BRYAN — The news that four concentrated animal feeding operations, better known by the acronym of CAFO, are being proposed in northwest Ohio could be considered a sign of the expansion of the agriculture industry. But for some, concerns for water and air quality outweigh that news.

All four of the proposed CAFO are in the western Lake Erie watershed. They are: Brown Swine Farm, near Bryan in Williams County Road 16 in Williams County’s Pulaski Township; Lamar Swine Farms, LLC, a dual-barn facility, both near Delphos in Van Wert County’s Washington and Jennings townships; Profit Family Pork, a dual-barn facility near Van Wert in Van Wert County’s York Township; and Planson Pork, LLC, near Stryker in Williams County’s Springfield Township.

Two are in the Auglaize River watershed and two are in the Tiffin River watershed. Both flow into the Maumee River, which is the largest western Lake Erie tributary.

Each one of the proposed buildings would have the capacity to house 4,800 swine. Those buildings would have pits with a capacity to store from 1.8 million gallons to 2.2 million gallons of liquid manure. Applications also have indicated the possibility of a “mortality compost structure.” If the farms receive approval, both the manure and composted mortality material would be applied as an alternative to commercial fertilizers.

Required public meetings are being held on the applications. A recent meeting held in Bryan on the Brown Swine Farm drew 70 in attendance with 13 speakers who were against the proposed operation. Local and owners, as well as representatives from Lake Erie Waterkeeper and Advocates for Clean Lake Erie, were in attendance. The main complaints and concerns expressed were the potential odor, regulations for the manure being spread on farmland, and the impact on water quality from agricultural run-off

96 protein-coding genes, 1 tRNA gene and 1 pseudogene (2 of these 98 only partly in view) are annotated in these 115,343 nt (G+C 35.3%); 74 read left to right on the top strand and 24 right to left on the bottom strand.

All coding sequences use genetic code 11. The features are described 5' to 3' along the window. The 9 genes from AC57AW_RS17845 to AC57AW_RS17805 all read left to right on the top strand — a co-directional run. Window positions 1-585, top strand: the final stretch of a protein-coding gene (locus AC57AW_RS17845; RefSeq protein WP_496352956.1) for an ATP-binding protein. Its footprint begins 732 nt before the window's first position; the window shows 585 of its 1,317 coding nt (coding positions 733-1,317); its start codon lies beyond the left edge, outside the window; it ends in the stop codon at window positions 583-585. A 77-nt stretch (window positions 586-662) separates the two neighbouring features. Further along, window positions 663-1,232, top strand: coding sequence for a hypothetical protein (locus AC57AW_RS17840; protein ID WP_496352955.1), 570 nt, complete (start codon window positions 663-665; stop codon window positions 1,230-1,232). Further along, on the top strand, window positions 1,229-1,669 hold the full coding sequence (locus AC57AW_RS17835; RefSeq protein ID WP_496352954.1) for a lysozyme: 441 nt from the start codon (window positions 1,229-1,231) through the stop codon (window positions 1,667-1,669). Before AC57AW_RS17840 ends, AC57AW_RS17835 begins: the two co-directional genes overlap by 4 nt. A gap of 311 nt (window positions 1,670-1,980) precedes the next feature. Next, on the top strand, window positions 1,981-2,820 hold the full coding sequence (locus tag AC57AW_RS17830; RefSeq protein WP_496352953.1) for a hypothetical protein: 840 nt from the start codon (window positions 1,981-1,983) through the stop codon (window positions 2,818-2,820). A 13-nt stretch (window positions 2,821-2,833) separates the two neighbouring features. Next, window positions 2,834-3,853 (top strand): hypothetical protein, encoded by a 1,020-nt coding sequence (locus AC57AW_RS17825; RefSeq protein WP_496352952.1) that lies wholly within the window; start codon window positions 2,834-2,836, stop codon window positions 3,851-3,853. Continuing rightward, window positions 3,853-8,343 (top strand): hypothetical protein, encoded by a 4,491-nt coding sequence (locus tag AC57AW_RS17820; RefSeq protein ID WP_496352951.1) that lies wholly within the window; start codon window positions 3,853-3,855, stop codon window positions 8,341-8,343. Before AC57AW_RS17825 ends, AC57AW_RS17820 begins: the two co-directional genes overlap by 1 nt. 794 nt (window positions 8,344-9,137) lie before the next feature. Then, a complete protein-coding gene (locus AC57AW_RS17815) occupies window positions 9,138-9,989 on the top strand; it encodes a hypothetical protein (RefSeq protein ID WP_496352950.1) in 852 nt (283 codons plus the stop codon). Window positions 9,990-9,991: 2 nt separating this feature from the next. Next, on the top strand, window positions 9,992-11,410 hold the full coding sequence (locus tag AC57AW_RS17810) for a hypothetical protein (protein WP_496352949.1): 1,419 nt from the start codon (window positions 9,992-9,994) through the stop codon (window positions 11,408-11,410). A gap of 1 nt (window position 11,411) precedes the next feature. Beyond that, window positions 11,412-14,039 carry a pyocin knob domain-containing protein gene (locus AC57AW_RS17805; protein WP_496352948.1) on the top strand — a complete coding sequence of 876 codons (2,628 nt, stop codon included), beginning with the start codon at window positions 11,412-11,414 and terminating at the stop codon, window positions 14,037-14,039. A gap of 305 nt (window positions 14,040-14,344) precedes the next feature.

The Ohio Department of Agriculture Environmental Permitting will evaluate the comments from the public meetings before any permits are issued.

Both the ODA and the Ohio Environmental Protection Agency (Ohio EPA) websites have information on the growing trend of the livestock production industry to consolidate smaller livestock operations into fewer but larger operations, and the regulations and requirements for those operations.

The Ohio EPA website indicates that the potential for water quality impacts from pollutant discharges at such facilities has led to changes in regulations and permitting programs to better protect waterways and drinking water supplies in Ohio and across the country. The United States Environmental Protection Agency (U.S. EPA) and Ohio EPA have updated the National Pollutant Discharge Elimination System (NPDES) regulations and requirements for concentrated animal feeding operations (CAFOs) to control spills and runoff of nutrients and other pollutants from these operations.

The ODA also has rules that regulate the release of phosphorus, nitrogen and other nutrients. The ODA’s Division of Livestock Environmental Permitting administers a permit program for Ohio’s largest confined livestock operations and also certification for the livestock manager. Ohio Revised Code Chapter 903 and Ohio Administrative Code 901:10 contain the program’s legal provisions.

The ODA can administrator fines of up to $10,000 for violations.

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